Homeless occupy Santa Maria papal basilica ahead of Francis visit
The Santa María Maggiore basilica is home to the remains of popes Clemente VIII, Pablo V and Pío V among other pontiffs. Over the past week, it has become a refuge for around 50 families that have lost their homes to the European crisis.
“We are here because we have been told that the Chursh is the house of God and no one can be kicked off from it,” one of the 120 people occupying the papal temple told reporters covering the story at the Vatican.
The Italian newspaper La Repubblica , for instance, quotes father Angelo, who is responsible for the church’s sacristy, saying the basilica “lacked a room or space to shelter them.” “This is a place for worship but in the night it turns into a bedroom,” the priest added.
The homeless families were evicted on June 3 form the Torre Spaccata building in southern Rome which they have been occupying from April 7. Italy is currently struggling with 40 percent of unemployment among youngsters and 26 percent of poverty in most vulnerable areas.
City social workers had sought to transfer women and children to nearby family houses but they reject that possibility as they want to stay along with the rest of their relatives.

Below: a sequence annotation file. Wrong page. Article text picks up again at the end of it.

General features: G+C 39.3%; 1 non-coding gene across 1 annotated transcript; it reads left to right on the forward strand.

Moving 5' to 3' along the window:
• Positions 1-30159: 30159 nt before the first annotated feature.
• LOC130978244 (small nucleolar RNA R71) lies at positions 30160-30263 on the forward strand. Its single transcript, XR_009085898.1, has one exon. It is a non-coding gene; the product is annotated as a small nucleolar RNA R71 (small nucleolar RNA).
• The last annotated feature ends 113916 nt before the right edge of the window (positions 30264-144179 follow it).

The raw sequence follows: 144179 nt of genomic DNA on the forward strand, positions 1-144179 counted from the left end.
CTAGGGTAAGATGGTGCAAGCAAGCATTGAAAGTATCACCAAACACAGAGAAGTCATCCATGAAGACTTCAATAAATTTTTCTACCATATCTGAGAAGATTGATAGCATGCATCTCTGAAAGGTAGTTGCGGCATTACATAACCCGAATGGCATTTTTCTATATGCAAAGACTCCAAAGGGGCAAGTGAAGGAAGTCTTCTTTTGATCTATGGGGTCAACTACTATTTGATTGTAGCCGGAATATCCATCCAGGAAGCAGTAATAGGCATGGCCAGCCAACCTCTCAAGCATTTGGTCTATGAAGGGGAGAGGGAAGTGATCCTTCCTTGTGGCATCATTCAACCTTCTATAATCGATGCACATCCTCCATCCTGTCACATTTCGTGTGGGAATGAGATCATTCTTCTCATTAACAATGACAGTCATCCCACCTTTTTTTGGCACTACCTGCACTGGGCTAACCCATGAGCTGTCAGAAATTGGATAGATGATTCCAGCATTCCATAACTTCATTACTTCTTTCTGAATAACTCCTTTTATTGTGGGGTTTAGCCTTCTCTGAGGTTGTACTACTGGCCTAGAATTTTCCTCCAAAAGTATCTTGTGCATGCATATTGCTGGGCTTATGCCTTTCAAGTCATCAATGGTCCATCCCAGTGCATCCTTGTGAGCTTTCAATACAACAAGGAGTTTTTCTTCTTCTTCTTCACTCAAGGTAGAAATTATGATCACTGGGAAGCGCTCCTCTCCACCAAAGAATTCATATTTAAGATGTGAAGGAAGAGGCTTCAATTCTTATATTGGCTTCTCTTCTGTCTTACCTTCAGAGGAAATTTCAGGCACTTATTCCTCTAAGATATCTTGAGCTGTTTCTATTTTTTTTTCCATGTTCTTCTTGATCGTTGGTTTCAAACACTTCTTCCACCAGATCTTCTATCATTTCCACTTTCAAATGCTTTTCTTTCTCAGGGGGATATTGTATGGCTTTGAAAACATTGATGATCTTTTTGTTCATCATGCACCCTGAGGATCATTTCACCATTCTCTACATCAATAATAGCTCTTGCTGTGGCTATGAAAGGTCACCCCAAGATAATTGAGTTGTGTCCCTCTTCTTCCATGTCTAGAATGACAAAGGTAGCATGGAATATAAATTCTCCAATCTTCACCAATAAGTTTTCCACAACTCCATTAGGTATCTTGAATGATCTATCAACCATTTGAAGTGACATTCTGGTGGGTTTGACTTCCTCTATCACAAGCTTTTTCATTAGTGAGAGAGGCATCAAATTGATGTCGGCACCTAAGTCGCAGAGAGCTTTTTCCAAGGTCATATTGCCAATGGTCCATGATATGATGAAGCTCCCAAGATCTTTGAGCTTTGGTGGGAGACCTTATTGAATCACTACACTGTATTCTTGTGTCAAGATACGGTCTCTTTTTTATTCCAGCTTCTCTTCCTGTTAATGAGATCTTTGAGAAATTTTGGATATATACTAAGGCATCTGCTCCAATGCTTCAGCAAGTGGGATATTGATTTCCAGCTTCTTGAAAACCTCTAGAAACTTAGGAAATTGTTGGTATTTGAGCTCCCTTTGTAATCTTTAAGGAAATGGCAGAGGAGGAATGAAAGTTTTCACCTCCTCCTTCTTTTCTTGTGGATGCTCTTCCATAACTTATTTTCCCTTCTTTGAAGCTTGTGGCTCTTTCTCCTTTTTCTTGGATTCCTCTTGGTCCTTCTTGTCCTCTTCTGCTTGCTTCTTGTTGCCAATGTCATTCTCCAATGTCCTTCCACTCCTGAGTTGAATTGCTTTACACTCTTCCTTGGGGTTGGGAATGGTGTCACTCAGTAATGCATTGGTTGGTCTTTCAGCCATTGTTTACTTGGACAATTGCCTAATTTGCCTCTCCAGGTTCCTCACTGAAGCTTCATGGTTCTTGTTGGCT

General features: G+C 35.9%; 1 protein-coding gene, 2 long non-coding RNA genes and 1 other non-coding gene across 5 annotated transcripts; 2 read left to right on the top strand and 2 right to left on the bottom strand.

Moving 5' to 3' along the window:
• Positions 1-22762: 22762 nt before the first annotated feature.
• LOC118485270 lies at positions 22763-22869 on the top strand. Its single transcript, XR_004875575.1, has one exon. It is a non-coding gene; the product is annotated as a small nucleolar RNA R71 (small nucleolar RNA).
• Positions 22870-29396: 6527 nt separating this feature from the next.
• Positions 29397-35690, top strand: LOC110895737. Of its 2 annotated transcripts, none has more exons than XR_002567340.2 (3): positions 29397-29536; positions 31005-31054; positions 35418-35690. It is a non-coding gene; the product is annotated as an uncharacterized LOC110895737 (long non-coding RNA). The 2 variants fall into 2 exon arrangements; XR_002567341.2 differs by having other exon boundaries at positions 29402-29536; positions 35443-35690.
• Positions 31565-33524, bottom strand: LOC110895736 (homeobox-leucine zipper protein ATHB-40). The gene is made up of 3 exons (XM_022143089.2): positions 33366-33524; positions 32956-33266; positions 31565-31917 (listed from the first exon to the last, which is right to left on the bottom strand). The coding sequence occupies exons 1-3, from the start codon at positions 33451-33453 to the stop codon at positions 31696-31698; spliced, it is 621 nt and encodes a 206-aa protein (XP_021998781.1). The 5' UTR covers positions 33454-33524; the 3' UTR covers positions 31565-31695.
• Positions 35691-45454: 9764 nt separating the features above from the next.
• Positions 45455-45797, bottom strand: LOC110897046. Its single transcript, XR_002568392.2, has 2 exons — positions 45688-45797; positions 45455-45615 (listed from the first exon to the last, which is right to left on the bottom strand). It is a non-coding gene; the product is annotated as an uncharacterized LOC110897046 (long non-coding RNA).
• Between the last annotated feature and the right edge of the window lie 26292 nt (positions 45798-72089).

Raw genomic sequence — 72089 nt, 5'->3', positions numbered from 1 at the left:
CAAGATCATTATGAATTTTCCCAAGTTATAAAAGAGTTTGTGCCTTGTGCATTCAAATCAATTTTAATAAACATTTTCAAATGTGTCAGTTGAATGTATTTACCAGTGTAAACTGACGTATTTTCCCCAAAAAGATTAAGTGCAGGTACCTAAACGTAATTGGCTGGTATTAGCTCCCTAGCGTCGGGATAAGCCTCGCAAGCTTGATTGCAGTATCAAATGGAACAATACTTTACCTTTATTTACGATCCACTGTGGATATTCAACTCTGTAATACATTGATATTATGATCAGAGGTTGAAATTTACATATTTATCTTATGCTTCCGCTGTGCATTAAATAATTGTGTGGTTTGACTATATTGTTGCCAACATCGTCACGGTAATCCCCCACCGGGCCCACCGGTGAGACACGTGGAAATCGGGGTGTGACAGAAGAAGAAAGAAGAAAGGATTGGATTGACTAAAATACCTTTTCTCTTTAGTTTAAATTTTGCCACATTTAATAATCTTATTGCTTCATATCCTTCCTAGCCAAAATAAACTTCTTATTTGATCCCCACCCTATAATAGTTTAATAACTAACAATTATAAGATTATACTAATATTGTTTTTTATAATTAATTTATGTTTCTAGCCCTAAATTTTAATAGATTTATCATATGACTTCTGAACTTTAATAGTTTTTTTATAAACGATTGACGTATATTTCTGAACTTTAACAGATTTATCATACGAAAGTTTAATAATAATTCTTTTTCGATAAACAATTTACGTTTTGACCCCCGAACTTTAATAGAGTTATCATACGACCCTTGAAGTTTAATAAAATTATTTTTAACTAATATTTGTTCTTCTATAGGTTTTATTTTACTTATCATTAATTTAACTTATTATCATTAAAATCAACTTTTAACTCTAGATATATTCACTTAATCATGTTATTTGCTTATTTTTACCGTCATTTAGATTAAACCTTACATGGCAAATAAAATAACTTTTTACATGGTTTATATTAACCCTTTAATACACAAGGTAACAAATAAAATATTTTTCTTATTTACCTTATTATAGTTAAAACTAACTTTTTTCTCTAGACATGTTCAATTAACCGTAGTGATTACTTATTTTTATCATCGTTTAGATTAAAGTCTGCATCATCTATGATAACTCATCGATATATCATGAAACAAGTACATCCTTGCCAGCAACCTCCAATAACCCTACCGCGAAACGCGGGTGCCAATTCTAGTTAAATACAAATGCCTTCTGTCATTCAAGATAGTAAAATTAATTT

“Situated on the summit of the Esquiline Hill, St. Mary Major is the only patriarchal basilica of the four in Rome to have retained its paleo-Christian structures. Tradition has it that the Virgin Mary herself inspired the choice of the Esquiline Hill for the church's construction. Appearing in a dream to both the Patrician John and Pope Liberius, she asked that a church be built in her honor on a site she would miraculously indicate,” the Vatican says in its website about the Santa Maria basilica that Pope Francis - who has focused his messages on the need to step up global efforts against poverty ever since he was elected to head the Roman Catholic Church last year -, will be visiting on June 19 to take part in the Corpus Domini procession.